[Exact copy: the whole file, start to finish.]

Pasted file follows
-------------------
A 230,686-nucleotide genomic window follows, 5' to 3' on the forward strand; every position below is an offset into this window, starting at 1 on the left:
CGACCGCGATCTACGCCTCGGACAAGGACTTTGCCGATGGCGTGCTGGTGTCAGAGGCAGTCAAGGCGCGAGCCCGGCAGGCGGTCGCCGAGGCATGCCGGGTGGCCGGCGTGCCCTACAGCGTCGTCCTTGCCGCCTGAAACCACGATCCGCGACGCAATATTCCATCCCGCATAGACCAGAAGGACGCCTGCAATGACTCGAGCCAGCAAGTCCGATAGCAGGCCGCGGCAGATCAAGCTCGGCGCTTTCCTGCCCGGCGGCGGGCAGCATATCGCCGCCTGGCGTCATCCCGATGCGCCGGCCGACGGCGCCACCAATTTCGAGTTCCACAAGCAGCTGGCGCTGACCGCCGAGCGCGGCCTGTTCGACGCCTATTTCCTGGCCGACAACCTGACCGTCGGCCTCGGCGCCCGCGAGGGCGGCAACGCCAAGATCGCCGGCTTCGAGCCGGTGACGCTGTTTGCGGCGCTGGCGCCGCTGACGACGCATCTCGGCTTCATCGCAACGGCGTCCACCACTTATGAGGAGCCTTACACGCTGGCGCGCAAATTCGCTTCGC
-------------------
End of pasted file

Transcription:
A 230,686-nucleotide genomic window follows, 5' to 3' on the forward strand; every position below is an offset into this window, starting at 1 on the left:
CGACCGCGATCTACGCCTCGGACAAGGACTTTGCCGATGGCGTGCTGGTGTCAGAGGCAGTCAAGGCGCGAGCCCGGCAGGCGGTCGCCGAGGCATGCCGGGTGGCCGGCGTGCCCTACAGCGTCGTCCTTGCCGCCTGAAACCACGATCCGCGACGCAATATTCCATCCCGCATAGACCAGAAGGACGCCTGCAATGACTCGAGCCAGCAAGTCCGATAGCAGGCCGCGGCAGATCAAGCTCGGCGCTTTCCTGCCCGGCGGCGGGCAGCATATCGCCGCCTGGCGTCATCCCGATGCGCCGGCCGACGGCGCCACCAATTTCGAGTTCCACAAGCAGCTGGCGCTGACCGCCGAGCGCGGCCTGTTCGACGCCTATTTCCTGGCCGACAACCTGACCGTCGGCCTCGGCGCCCGCGAGGGCGGCAACGCCAAGATCGCCGGCTTCGAGCCGGTGACGCTGTTTGCGGCGCTGGCGCCGCTGACGACGCATCTCGGCTTCATCGCAACGGCGTCCACCACTTATGAGGAGCCTTACACGCTGGCGCGCAAATTCGCTTCGC